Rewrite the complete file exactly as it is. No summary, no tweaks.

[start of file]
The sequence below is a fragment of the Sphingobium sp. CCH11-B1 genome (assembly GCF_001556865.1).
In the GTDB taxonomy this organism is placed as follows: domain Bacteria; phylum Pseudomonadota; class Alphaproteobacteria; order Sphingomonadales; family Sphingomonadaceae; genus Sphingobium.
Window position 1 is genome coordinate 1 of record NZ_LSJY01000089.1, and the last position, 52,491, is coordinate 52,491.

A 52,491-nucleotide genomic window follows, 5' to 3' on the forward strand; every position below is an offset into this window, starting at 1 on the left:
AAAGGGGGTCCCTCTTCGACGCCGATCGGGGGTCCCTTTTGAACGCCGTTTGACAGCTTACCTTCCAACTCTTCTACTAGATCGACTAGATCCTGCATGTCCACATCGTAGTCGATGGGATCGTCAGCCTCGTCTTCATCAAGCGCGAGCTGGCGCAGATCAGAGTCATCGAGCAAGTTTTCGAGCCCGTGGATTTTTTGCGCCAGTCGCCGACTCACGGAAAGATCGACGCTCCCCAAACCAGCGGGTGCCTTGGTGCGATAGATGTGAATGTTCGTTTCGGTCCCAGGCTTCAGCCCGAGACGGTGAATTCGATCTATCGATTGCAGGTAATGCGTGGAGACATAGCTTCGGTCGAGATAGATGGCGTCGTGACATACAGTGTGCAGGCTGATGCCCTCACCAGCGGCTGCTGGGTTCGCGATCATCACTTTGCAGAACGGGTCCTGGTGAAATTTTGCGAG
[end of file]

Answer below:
The sequence below is a fragment of the Sphingobium sp. CCH11-B1 genome (assembly GCF_001556865.1).
In the GTDB taxonomy this organism is placed as follows: domain Bacteria; phylum Pseudomonadota; class Alphaproteobacteria; order Sphingomonadales; family Sphingomonadaceae; genus Sphingobium.
Window position 1 is genome coordinate 1 of record NZ_LSJY01000089.1, and the last position, 52,491, is coordinate 52,491.

A 52,491-nucleotide genomic window follows, 5' to 3' on the forward strand; every position below is an offset into this window, starting at 1 on the left:
AAAGGGGGTCCCTCTTCGACGCCGATCGGGGGTCCCTTTTGAACGCCGTTTGACAGCTTACCTTCCAACTCTTCTACTAGATCGACTAGATCCTGCATGTCCACATCGTAGTCGATGGGATCGTCAGCCTCGTCTTCATCAAGCGCGAGCTGGCGCAGATCAGAGTCATCGAGCAAGTTTTCGAGCCCGTGGATTTTTTGCGCCAGTCGCCGACTCACGGAAAGATCGACGCTCCCCAAACCAGCGGGTGCCTTGGTGCGATAGATGTGAATGTTCGTTTCGGTCCCAGGCTTCAGCCCGAGACGGTGAATTCGATCTATCGATTGCAGGTAATGCGTGGAGACATAGCTTCGGTCGAGATAGATGGCGTCGTGACATACAGTGTGCAGGCTGATGCCCTCACCAGCGGCTGCTGGGTTCGCGATCATCACTTTGCAGAACGGGTCCTGGTGAAATTTTGCGAG